If you’ve been to New Orleans, you’ve probably indulged in frivolity along Bourbon Street, sipped cafe au lait and nibbled beignets at Cafe Du Monde and even danced the night away to jazz and blues at bars and pubs along Frenchman Street.
All those things are part of the New Orleans experience, of course, but Sunday morning mass at St. Augustine Catholic Church takes any visit to the Big Easy to another level. As my friends Katie, Christopher and I stepped inside the 19th-century church in the Treme neighborhood, we found a warm, welcoming congregation made up of all walks of life, illustrative of the city itself.
We discovered St. Augustine during a bicycle tour a few days before. The church, built in 1842, is located in the oldest African-American Catholic parish in the United States. Before the Civil War, its parishioners were mix of whites, free blacks and slaves, perhaps the most integrated congregation in the country. Outside the church stands the Tomb of the Unknown Slave, honoring the nameless buried in Treme and elsewhere. A cross made of chains and shackles marks the spot.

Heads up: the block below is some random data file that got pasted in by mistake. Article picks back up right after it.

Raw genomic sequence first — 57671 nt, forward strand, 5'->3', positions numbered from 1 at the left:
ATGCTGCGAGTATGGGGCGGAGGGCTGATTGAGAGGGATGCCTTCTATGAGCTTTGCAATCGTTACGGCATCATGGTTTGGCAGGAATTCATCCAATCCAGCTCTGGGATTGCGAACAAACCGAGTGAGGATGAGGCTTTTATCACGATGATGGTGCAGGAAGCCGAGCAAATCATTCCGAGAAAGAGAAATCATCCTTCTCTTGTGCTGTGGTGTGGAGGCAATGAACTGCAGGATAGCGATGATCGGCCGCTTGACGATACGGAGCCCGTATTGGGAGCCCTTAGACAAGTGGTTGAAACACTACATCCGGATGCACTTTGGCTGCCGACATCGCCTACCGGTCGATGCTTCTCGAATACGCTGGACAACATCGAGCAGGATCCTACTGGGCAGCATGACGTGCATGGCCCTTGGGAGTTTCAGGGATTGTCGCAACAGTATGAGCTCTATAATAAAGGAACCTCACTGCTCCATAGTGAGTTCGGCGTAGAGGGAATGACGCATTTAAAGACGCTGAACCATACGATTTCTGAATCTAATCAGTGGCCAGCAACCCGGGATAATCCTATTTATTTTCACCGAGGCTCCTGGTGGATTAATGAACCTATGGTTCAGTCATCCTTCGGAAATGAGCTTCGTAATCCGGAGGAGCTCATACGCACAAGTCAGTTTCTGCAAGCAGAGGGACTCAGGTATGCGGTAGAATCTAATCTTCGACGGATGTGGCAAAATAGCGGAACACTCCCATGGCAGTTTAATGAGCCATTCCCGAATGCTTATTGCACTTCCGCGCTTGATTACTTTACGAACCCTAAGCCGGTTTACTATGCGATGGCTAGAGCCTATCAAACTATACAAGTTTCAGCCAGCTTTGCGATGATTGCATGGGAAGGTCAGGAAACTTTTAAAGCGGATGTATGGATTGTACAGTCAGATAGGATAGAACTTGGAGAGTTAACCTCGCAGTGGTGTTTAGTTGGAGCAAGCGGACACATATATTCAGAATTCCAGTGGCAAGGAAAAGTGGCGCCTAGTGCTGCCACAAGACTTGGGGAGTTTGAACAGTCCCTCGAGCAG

Mass follows traditional Catholic rituals but with more passion and zeal, thanks to the Soulful Voices Choir, musicians (expect to hear plenty of saxophone), and the Rev. Quentin Moody. You’ll shake hands with parishioners and visitors as the choir sings the old Diana Ross song, “Reach Out and Touch (Somebody’s Hand).” Here, people stray far from their pews to greet one another.
The Sunday we showed up happened to be Christopher’s birthday. He was asked to stand and the congregation erupted in a lively version of “Happy Birthday,” with lots of clapping, tambourine shaking and blessings. He turned a thousand shades of red but thoroughly enjoyed the moment. We all did.
The Rev. Moody preached about inclusivity, maintaining a welcoming church, open to everyone, and the healing abilities of the Bible. As mass ended, he strolled down the aisle to a rousing rendition of “When the Saints Go Marching In,” sharing his – and much of the flock’s — dreams of the Super Bowl.
Nearly two hours after mass began, we left St. Augustine uplifted and grateful, feeling like we had truly experienced a slice of the real New Orleans, away from the tourist spots, and close to the people.